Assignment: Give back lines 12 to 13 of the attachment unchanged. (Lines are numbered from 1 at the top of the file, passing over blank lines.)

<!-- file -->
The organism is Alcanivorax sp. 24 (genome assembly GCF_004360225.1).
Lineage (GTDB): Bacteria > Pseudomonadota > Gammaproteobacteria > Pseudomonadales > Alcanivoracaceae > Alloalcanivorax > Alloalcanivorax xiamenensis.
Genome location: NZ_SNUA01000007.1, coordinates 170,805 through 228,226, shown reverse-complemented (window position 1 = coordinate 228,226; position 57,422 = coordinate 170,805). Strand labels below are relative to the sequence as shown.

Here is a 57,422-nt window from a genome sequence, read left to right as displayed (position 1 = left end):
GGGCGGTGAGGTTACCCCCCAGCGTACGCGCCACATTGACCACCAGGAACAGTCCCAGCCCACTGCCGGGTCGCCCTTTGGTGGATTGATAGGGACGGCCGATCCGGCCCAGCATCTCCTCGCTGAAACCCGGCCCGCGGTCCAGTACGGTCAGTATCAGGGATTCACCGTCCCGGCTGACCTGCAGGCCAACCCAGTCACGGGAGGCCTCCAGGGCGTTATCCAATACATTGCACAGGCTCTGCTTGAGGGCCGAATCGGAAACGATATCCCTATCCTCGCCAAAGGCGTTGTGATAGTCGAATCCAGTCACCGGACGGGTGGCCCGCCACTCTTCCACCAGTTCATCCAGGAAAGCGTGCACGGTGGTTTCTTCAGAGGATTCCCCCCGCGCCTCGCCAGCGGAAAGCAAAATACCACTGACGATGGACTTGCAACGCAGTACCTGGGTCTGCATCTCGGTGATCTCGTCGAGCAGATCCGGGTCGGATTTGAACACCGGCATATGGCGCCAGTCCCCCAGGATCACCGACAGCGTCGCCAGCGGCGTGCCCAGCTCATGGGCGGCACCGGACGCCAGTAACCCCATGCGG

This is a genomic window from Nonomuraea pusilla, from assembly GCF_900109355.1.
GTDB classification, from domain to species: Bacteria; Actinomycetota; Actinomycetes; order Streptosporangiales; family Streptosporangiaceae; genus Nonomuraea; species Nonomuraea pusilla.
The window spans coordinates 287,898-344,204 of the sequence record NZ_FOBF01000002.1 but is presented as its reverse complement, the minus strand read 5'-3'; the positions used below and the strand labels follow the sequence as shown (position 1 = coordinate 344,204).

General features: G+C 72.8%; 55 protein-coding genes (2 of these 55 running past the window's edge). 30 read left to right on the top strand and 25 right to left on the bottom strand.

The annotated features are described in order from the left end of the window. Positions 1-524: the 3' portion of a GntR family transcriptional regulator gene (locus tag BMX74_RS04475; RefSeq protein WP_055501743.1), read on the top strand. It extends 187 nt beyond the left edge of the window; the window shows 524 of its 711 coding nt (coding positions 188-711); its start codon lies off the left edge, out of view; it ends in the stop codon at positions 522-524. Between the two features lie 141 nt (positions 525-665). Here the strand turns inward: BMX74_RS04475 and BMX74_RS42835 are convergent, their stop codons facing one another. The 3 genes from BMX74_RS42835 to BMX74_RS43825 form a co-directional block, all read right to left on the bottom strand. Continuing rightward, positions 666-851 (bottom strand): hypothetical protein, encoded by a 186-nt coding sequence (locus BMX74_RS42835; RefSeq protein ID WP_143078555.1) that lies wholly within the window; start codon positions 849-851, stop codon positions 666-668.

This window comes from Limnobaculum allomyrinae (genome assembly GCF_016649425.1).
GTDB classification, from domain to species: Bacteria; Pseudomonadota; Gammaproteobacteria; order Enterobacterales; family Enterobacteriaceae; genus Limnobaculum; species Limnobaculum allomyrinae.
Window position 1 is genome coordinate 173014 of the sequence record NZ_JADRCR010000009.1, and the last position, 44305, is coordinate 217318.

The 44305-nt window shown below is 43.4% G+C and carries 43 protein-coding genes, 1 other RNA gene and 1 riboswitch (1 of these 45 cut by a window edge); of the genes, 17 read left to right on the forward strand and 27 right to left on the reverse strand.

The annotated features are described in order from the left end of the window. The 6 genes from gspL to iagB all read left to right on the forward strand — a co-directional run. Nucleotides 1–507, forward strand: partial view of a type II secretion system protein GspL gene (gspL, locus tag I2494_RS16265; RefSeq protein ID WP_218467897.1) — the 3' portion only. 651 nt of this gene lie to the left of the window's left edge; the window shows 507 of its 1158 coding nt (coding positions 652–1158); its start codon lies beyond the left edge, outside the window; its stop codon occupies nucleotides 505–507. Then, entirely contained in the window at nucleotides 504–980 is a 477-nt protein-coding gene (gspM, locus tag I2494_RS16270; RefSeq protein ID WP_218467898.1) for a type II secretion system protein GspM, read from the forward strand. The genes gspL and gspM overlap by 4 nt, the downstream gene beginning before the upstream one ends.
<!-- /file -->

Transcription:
GTDB classification, from domain to species: Bacteria; Pseudomonadota; Gammaproteobacteria; order Enterobacterales; family Enterobacteriaceae; genus Limnobaculum; species Limnobaculum allomyrinae.
Window position 1 is genome coordinate 173014 of the sequence record NZ_JADRCR010000009.1, and the last position, 44305, is coordinate 217318.